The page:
Although Digital Humanities have been defined from a discipline perspective in many ways, it is surely a field still looking for its own objects, practices and methodologies. Their development in the Spanish-speaking countries is no exception to this process and, even it is complex to trace a unique genealogy to give account for the evolving field in Spain and Latin America (Gonzalez-Blanco, 2013; Spence and Gonzalez-Blanco, 2014; Rio Riande 2014a, 2014b), the emergence of various associations in Mexico (RedDH), Spain (HDH) and Argentina (AAHD) that seek for a constant dialogue (Galina, González-Blanco and Rio Riande, 2015), and academic lab and DH center initiatives such as LINHD (Spain and Argentina), GRINUGR (Spain), Medialab USAL, LABTEC (Argentina), TadeoLab (Colombia), Elabora HD (Mexico), among others, make it clear that research has become increasingly “global, multipolar and networked” (Llewellyn Smith, et al., 2011) and that the academic field is looking for a global outreach and aims to open spaces of shared virtual work. Virtual Research Communities (VRCs) are a consequence of these changes.
Virtual Research Environments (VREs) have become central objects for digital humanist community, as they help global, interdisciplinary and networked research taking of profit of the changes in “data production, curation and (re‐)use, by new scientific methods, by changes in technology supply” (Voss and Procter, 2009: 174-90). DH Centers, labs or less formal structures such as associations benefit from many kind of VREs, as they facilitate researchers and users a place to develop, store, share and preserve their work, making it more visible. The focus and implementation of each of these VREs is different, as Carusi and Reimer (2010) show in their comparative analysis, but there are some common guidelines, philosophy and standards that are generally shared (as an example, see the Centernet map and guidelines of TGIR Huma-Num, 2015).
This poster presents the structure and design of the VRE of LINHD, the Digital Innovation Lab at UNED ( http://linhd.uned.es), and the first Digital Humanities Center in Spain. This VRE focuses on the possibilities of a collaborative environment for (profane or advanced) Spanish-speakers scholarly digital editors. Taking into account the language barrier that English may suppose for a Spanish-speakers scholar or student and the distance they may encounter with the data and organization of the interface (in terms of computational knowledge) while facing a scholarly digital edition or collection, LINHD’s VRE comes as a solution for the VRC interested in scholarly digital work. Moreover, it will make it possible to add an apply tools that contribute to improve Spanish-English applications or tools developed locally, such as Contawords, by Iula-UPF http://contawords.iula.upf.edu/executions. Opening such an environment to the Spanish speaking world will make it possible to reach different kinds of communities, whose profile and training in digital humanities differ from the typical users of DH tools and environment. Testing all these tools in this new environment will, for sure, draw interesting project results.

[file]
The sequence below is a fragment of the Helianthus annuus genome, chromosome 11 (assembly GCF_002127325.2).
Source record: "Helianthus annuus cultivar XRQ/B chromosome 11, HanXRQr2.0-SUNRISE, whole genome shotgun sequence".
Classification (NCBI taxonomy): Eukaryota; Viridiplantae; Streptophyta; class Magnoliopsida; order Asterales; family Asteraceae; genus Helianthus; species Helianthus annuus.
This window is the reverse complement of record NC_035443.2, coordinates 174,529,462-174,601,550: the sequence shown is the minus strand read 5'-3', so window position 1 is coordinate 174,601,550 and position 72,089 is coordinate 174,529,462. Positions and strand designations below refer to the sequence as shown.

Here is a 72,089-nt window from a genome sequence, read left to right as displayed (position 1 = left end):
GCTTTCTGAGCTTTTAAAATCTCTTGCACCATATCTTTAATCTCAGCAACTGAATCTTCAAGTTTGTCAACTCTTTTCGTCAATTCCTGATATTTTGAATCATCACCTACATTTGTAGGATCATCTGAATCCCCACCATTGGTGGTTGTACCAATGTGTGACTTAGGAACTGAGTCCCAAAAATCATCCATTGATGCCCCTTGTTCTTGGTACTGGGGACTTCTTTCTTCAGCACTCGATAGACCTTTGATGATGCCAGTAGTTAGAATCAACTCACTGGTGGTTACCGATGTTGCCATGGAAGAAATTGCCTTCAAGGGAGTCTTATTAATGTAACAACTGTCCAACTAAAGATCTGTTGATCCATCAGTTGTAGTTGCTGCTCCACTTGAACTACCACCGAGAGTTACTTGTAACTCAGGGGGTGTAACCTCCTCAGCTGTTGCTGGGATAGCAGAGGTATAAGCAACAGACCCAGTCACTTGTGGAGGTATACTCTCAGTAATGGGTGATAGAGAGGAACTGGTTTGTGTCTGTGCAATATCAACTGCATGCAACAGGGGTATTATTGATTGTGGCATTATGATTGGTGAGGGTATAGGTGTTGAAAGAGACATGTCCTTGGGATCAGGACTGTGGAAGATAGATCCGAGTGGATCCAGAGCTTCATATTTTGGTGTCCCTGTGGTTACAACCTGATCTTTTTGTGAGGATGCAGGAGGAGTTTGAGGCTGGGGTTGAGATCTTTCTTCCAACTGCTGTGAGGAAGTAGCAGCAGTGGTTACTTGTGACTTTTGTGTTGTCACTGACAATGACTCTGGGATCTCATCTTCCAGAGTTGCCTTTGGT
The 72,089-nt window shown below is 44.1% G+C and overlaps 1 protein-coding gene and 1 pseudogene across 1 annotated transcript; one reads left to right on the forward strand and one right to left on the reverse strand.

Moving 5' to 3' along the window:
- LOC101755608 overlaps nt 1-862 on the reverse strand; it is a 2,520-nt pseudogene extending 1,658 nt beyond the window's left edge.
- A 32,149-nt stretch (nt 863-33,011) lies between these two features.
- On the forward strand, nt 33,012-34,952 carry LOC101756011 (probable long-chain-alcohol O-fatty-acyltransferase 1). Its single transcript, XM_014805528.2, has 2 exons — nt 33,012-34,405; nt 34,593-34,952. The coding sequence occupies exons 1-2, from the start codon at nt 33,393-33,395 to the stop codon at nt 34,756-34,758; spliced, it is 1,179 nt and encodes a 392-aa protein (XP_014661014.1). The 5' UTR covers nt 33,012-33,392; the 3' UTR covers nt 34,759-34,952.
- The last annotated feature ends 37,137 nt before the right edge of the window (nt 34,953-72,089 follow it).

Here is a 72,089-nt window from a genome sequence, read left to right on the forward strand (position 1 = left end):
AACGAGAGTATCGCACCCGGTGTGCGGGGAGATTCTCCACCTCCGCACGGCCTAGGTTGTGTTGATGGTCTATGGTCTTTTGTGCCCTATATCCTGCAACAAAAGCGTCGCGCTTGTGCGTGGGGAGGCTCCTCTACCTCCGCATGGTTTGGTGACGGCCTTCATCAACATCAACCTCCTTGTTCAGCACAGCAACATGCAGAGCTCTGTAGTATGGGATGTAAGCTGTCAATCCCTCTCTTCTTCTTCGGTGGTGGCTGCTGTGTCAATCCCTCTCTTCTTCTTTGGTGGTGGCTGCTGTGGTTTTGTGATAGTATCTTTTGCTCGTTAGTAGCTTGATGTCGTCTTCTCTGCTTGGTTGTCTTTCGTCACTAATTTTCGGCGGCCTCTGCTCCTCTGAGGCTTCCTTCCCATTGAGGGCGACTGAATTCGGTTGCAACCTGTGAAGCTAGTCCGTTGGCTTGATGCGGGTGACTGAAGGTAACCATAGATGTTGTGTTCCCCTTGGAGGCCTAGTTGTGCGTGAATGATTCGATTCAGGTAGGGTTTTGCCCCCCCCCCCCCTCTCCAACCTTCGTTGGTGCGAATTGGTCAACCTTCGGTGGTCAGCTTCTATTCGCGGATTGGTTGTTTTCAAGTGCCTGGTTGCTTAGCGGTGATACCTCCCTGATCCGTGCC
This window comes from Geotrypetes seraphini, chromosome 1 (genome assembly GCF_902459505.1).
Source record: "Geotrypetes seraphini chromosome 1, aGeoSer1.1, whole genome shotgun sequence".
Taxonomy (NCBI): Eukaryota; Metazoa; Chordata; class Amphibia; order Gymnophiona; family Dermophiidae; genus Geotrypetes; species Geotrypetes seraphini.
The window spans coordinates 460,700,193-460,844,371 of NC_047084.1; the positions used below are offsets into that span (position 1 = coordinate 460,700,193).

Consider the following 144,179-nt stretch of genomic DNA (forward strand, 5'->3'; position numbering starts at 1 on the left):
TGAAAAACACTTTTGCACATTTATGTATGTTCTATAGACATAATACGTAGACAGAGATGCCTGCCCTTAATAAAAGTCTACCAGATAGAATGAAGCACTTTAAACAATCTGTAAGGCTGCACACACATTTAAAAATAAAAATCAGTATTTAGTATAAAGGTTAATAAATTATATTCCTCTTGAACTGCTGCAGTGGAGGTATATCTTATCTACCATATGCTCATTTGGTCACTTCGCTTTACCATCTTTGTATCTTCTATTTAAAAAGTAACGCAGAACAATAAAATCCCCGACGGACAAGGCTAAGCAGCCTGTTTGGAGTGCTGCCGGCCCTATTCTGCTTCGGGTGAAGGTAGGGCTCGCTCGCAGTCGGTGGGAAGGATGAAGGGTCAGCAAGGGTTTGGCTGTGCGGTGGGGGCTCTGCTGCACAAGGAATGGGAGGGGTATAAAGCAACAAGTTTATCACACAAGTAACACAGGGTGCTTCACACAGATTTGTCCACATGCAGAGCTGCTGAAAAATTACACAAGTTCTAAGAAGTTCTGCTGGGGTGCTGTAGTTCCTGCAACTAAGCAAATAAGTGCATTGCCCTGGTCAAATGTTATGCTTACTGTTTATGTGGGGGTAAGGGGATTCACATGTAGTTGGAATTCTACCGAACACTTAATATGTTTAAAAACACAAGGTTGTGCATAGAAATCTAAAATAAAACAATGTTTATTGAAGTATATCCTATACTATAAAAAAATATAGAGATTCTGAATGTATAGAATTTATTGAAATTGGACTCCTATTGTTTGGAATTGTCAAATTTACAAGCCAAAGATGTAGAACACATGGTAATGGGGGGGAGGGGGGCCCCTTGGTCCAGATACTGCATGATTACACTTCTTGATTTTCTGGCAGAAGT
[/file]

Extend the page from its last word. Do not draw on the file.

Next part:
In this sense, our project dialogues and aims to join the landscape of other VREs devoted to digital edition, such as Textgrid, e-laborate, etc. and, in a further stage, to build a complete virtual environment to collect and classify data, tools and projects, work and publish them and share the results with the research community. After having studied the structure and components of other digital virtual environment, our VRE has been designed on a humanist-user centered perspective, in which interface design, accessibility easiness and familiarity with tools and standards are key factors.
Therefore, the key of our VRE is the combination of different open-source software that will enable users to complete the whole process of developing a digital editorial project. The environment is, up-to-now, divided into three parts: 1) A repository of data to (projects, tools, etc.) with permanent identifiers in which the information will be indexed through a semantic structured ontology of metadata and controlled vocabularies (such as Isidore and Huni, but using LINDAT software by Clarin. eu). 2) A working space based on the possibilities of eXistDB to work on text encoding together with Tei-Scribe, a tool developed at LINHD to tag texts in an intuitive way, storing and querying, plus some publishing tools (pre-defined stylesheets and some other open-source projects, such as Sade, Versioning machine, etc.). 3) A collaborative cloud workspace which integrates a wiki, a file archiving system and a publishing space for each team.
Sustainability and long-term preservation are issues which we contemplate from the beginning, as our group is leading the addition of Spain into Dariah and LINHD is also part of a Clarin-Knowledge center with two powerful NLP groups from U.Pompeu Fabra in Barcelona and IXA in País Vasco. Our project has been conceived according to DH standards and open-source tools and its infrastructure is supported by our university UNED.